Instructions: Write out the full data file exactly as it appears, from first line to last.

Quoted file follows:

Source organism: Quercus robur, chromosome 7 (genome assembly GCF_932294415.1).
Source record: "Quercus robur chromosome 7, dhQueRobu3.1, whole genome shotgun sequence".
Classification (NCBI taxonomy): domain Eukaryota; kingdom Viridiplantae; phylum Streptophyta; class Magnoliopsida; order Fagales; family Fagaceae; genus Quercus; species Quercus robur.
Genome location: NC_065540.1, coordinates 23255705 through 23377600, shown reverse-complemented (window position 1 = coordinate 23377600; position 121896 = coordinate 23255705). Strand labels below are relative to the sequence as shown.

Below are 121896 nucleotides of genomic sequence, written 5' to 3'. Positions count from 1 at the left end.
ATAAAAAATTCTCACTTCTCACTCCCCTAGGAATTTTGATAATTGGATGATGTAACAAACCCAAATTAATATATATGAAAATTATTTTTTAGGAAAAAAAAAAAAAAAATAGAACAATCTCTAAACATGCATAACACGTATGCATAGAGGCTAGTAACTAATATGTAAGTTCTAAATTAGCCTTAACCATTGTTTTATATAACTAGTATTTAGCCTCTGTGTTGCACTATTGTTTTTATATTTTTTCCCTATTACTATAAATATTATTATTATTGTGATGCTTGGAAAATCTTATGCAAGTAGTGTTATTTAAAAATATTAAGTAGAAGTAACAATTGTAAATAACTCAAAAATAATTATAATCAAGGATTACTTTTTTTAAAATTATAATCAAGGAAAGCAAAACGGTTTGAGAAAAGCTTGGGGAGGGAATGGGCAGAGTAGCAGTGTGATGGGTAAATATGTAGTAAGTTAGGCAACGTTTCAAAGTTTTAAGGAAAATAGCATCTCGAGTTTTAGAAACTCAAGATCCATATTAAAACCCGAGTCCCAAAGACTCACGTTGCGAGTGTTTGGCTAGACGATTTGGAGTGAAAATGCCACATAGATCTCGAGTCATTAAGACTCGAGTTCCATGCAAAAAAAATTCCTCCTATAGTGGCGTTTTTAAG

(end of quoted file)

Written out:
Source organism: Quercus robur, chromosome 7 (genome assembly GCF_932294415.1).
Source record: "Quercus robur chromosome 7, dhQueRobu3.1, whole genome shotgun sequence".
Classification (NCBI taxonomy): domain Eukaryota; kingdom Viridiplantae; phylum Streptophyta; class Magnoliopsida; order Fagales; family Fagaceae; genus Quercus; species Quercus robur.
Genome location: NC_065540.1, coordinates 23255705 through 23377600, shown reverse-complemented (window position 1 = coordinate 23377600; position 121896 = coordinate 23255705). Strand labels below are relative to the sequence as shown.

Below are 121896 nucleotides of genomic sequence, written 5' to 3'. Positions count from 1 at the left end.
ATAAAAAATTCTCACTTCTCACTCCCCTAGGAATTTTGATAATTGGATGATGTAACAAACCCAAATTAATATATATGAAAATTATTTTTTAGGAAAAAAAAAAAAAAAATAGAACAATCTCTAAACATGCATAACACGTATGCATAGAGGCTAGTAACTAATATGTAAGTTCTAAATTAGCCTTAACCATTGTTTTATATAACTAGTATTTAGCCTCTGTGTTGCACTATTGTTTTTATATTTTTTCCCTATTACTATAAATATTATTATTATTGTGATGCTTGGAAAATCTTATGCAAGTAGTGTTATTTAAAAATATTAAGTAGAAGTAACAATTGTAAATAACTCAAAAATAATTATAATCAAGGATTACTTTTTTTAAAATTATAATCAAGGAAAGCAAAACGGTTTGAGAAAAGCTTGGGGAGGGAATGGGCAGAGTAGCAGTGTGATGGGTAAATATGTAGTAAGTTAGGCAACGTTTCAAAGTTTTAAGGAAAATAGCATCTCGAGTTTTAGAAACTCAAGATCCATATTAAAACCCGAGTCCCAAAGACTCACGTTGCGAGTGTTTGGCTAGACGATTTGGAGTGAAAATGCCACATAGATCTCGAGTCATTAAGACTCGAGTTCCATGCAAAAAAAATTCCTCCTATAGTGGCGTTTTTAAG